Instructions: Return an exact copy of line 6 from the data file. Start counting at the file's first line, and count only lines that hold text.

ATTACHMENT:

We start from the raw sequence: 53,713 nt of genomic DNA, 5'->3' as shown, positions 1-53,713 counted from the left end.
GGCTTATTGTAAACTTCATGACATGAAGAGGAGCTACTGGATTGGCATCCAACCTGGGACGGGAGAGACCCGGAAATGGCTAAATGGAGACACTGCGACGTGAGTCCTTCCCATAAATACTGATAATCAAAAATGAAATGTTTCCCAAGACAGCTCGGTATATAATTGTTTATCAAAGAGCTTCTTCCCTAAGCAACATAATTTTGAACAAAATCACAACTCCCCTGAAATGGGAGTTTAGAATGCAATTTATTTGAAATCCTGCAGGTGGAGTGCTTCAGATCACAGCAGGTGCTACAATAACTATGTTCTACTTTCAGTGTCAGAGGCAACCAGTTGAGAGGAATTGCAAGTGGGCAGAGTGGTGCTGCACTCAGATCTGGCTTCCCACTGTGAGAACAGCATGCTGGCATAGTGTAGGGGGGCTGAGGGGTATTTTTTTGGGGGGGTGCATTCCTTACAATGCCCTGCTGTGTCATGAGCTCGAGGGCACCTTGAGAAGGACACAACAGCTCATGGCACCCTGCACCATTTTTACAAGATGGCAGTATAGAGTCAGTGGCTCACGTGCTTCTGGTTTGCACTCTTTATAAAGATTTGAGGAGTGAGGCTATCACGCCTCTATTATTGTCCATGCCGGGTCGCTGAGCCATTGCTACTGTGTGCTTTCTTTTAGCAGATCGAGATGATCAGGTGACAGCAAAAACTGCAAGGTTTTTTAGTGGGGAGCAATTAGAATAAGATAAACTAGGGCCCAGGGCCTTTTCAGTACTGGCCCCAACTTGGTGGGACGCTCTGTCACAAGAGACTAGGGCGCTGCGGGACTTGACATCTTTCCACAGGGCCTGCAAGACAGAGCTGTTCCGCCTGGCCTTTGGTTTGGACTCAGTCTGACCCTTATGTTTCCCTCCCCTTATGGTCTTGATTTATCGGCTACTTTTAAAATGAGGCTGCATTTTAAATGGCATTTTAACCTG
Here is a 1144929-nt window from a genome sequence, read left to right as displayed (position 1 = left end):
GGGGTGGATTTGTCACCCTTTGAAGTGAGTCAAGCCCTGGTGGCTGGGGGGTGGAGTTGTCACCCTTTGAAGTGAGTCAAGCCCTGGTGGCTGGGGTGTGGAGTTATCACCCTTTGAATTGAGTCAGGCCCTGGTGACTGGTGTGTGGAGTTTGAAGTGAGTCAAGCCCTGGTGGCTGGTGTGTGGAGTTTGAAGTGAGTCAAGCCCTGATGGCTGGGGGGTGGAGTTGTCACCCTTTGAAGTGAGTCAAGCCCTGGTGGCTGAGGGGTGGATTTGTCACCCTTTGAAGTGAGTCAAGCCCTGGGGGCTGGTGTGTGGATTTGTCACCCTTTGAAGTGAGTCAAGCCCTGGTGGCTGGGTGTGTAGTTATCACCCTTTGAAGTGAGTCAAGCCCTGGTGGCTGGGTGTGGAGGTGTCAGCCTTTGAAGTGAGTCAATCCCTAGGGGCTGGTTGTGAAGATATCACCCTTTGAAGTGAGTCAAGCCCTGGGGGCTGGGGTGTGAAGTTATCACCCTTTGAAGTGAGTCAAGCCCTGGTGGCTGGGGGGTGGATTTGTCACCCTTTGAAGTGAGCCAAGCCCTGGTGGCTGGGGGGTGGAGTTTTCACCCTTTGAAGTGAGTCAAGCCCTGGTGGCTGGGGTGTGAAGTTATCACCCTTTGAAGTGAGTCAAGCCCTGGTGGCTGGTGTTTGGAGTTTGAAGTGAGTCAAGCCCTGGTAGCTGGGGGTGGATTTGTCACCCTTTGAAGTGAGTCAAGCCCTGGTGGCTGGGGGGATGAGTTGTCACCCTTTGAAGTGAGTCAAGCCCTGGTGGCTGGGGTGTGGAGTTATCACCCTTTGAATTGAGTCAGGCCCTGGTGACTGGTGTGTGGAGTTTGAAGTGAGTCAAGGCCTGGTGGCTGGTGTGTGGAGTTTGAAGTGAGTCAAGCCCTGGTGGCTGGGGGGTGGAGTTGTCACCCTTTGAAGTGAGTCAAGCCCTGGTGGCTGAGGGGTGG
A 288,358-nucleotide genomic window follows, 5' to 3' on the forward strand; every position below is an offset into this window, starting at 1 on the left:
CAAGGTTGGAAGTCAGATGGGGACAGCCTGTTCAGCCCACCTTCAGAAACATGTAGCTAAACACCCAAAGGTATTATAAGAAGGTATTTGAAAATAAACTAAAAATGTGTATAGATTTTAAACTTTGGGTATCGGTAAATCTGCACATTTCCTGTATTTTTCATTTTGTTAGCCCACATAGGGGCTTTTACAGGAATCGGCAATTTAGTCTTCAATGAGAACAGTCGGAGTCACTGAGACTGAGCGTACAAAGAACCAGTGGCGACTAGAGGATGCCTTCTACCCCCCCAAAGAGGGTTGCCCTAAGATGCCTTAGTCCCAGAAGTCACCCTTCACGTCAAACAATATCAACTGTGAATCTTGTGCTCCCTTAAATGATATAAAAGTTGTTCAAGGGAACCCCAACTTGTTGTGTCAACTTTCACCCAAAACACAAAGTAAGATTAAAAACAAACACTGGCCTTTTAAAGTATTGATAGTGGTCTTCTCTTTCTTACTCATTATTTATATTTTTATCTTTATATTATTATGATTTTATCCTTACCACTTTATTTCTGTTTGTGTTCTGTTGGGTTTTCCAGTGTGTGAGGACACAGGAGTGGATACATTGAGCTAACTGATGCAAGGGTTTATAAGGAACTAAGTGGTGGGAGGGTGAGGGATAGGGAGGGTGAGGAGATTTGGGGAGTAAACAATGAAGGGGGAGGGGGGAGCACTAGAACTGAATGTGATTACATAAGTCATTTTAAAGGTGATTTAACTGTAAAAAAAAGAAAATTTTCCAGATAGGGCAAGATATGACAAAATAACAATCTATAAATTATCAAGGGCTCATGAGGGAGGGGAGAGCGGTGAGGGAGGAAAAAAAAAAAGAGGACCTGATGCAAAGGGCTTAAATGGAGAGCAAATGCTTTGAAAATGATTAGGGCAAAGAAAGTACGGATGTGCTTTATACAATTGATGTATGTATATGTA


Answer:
CAAGGTTGGAAGTCAGATGGGGACAGCCTGTTCAGCCCACCTTCAGAAACATGTAGCTAAACACCCAAAGGTATTATAAGAAGGTATTTGAAAATAAACTAAAAATGTGTATAGATTTTAAACTTTGGGTATCGGTAAATCTGCACATTTCCTGTATTTTTCATTTTGTTAGCCCACATAGGGGCTTTTACAGGAATCGGCAATTTAGTCTTCAATGAGAACAGTCGGAGTCACTGAGACTGAGCGTACAAAGAACCAGTGGCGACTAGAGGATGCCTTCTACCCCCCCAAAGAGGGTTGCCCTAAGATGCCTTAGTCCCAGAAGTCACCCTTCACGTCAAACAATATCAACTGTGAATCTTGTGCTCCCTTAAATGATATAAAAGTTGTTCAAGGGAACCCCAACTTGTTGTGTCAACTTTCACCCAAAACACAAAGTAAGATTAAAAACAAACACTGGCCTTTTAAAGTATTGATAGTGGTCTTCTCTTTCTTACTCATTATTTATATTTTTATCTTTATATTATTATGATTTTATCCTTACCACTTTATTTCTGTTTGTGTTCTGTTGGGTTTTCCAGTGTGTGAGGACACAGGAGTGGATACATTGAGCTAACTGATGCAAGGGTTTATAAGGAACTAAGTGGTGGGAGGGTGAGGGATAGGGAGGGTGAGGAGATTTGGGGAGTAAACAATGAAGGGGGAGGGGGGAGCACTAGAACTGAATGTGATTACATAAGTCATTTTAAAGGTGATTTAACTGTAAAAAAAAGAAAATTTTCCAGATAGGGCAAGATATGACAAAATAACAATCTATAAATTATCAAGGGCTCATGAGGGAGGGGAGAGCGGTGAGGGAGGAAAAAAAAAAAGAGGACCTGATGCAAAGGGCTTAAATGGAGAGCAAATGCTTTGAAAATGATTAGGGCAAAGAAAGTACGGATGTGCTTTATACAATTGATGTATGTATATGTA